The fluently bilingual poet said she wanted to encourage other young people to “write and love poetry as much as I do”.
At 28, Kyla Heyming is Greater Sudbury’s youngest Poet Laureate.
“It’s pretty amazing to be chosen as the youngest Poet Laureate,” Heyming said, speaking to Sudbury.com on April 29 at a press conference where it was revealed that she is the seventh Greater Sudbury Poet Laureate.
“I hope that in itself will open up the role to a whole new age demographic and also encourage young people to get involved and not have to wait, and write and love poetry as much as I do.”
Greater Sudbury’s first Poet Laureate Roger Nash, who introduced Heyming at the press conference, joked that he was the city’s oldest former Poet Laureate, while Heyming is young enough to be his granddaughter.
“So you see how inclusive we are,” he said.
Heyming said when she found out she had been selected for the role, she was in the car with her mother.
“I had to pull her over so we could have a nice little panic session together,” Heyming said, adding that she was “thrilled” to be selected.
Although young, Heyming – who will receive a $1,000 honorarium for her two-year tenure as Poet Laureate – is already accomplished in her craft. The Onaping resident’s poetry and non-fiction have appeared in a number of art and literature journals.
She is the author of “For Those I Loved”, her first book of poetry published by HARP Publishing: The People’s Press, and her poem “Poet” has been featured in the League of Canadian Poets’ “Poetry Pause”. .
“To me, poetry has always been more than just words,” Heyming said. “It was about putting emotions, moments and memories into the most meaningful words.”
Heyming is perfectly bilingual. During the press conference, Heyming shared three poems – one in English, one in French, and another written in English and French.
You can read one of the poems she shared, titled “No Ordinary Place,” below this post.
During her two-year tenure as Poet Laureate, Heyming will lead virtual and in-person workshops and events dedicated to writing poetry.
She plans to bring together engaging content and experiences, in English and French, to help inspire the community to read, recite and write poetry.
“As a winner, I want to be someone who is bilingual and hybrid by being available in French and English, in person and virtually,” Heyming told those gathered at the press conference. “I hope my position, my legacy and my project will be more accessible to more people.”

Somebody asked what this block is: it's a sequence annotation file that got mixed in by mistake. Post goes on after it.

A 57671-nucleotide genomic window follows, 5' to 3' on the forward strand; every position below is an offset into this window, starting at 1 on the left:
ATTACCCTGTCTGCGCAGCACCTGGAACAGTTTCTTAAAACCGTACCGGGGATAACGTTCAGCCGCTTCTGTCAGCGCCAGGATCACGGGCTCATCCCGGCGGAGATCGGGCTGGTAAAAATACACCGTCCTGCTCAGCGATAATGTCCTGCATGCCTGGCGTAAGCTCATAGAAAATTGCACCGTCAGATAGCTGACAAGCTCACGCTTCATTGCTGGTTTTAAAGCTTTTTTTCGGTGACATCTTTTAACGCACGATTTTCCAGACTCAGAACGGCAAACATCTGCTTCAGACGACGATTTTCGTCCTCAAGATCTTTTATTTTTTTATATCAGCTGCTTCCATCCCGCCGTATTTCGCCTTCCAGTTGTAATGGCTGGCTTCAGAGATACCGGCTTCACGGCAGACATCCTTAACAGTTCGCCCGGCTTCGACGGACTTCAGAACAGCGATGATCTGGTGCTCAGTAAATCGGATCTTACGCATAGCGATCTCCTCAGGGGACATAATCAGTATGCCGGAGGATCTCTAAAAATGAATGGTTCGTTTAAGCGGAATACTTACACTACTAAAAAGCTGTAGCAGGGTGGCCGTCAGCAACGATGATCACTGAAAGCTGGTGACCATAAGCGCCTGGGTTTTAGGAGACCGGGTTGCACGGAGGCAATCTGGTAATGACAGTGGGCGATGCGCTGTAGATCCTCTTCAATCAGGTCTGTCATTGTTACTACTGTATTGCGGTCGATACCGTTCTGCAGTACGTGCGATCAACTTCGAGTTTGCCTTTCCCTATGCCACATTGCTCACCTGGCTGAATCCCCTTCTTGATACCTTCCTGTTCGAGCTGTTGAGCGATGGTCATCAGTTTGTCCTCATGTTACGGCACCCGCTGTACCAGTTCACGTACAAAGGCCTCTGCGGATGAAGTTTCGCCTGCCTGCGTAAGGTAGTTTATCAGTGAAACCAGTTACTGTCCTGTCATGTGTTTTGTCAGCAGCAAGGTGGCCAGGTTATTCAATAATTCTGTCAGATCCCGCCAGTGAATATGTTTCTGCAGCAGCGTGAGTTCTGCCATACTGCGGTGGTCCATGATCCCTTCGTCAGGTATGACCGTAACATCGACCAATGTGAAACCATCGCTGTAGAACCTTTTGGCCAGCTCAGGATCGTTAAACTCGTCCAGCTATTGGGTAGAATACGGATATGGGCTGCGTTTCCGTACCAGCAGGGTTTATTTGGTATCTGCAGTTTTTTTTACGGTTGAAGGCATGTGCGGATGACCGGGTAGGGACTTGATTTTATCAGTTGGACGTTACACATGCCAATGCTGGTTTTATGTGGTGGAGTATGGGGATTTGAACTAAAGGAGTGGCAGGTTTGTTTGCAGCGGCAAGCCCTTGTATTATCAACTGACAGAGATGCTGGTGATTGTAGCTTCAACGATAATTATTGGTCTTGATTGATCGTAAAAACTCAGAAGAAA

Heyming will also contribute to terra north/nord, the e-zine created by Nash during his tenure as Poet Laureate.
The new Poet Laureate said she also hopes to create video content of readings and workshops that can be used not only by readers and poets, but also as educational resources for teachers.
“One of the things I learned growing up is that while poetry can be fun sometimes, not everyone likes to learn it, not everyone likes to teach it,” Heyming said. “So I want to bring a new type of renewed meaning to life into it.”
The April 29 press conference featured three other former Greater Sudbury Poet Laureates – Nash, who served from 2010-2012, as well as 2018-2020 Poet Laureate Chloe LaDuchesse and 2020-2022 Poet Laureate Vera Constantineau.
Other past Poet Laureates include Daniel Aubin (2012-2014), Thomas Leduc (2014-2016) and Kim Fahner (2016-2018).
Constantineau began his tenure as Greater Sudbury Poet Laureate in March 2020, just before the onset of the pandemic.
“I faced COVID,” she said. “Let me tell you, when I realized that everything I did had to be done on Zoom, I was both thrilled and really shaken.”
She said she wanted the option to “leave and go somewhere else” while in office. Constantineau, who has a physical disability, had also wanted to raise accessibility issues as part of his role.
But she said the pandemic had the effect of putting everyone in the same boat. “Nobody could go anywhere,” Constantineau said. “We were all the same, which I hope will never go away.”
Mayor Brian Bigger attended the event, congratulating and welcoming Heyming as Greater Sudbury’s seventh Poet Laureate.
He said the idea of Greater Sudbury having a poet laureate originated during the tenure of one of his predecessors as mayor, John Rodriguez. He credited Rodriguez for identifying Nash as the city’s first Poet Laureate.
“For 12 years, the portfolio has strengthened the vibrancy of our community and supported the artistic, cultural and creative expression of citizens and local groups,” said Bigger.
No ordinary place
By Kyla Heyming
It was no ordinary place.
He had a strange attraction
and a strange grip
on those born there,
and on those who thought
to call him at home.
Built on desolation
who preceded him,
its progress can be tracked
through the black rocks, dull
nickel and new shafts.
The breeze stirs clouds
smoke from large chimneys
which act as mapping markers
the way back. We know
where we are
because we rarely leave.
And those who do
come back often.
This strange place is able
to make you feel so lost
among the generations
of men and women
who choose to spend their days
on which they built their lives.
And yet it’s the only place
where I really found myself.
I spent years wandering
other campaigns in the hopes
to find what I have never felt here.
This is no ordinary place, and I
trust that he will keep me.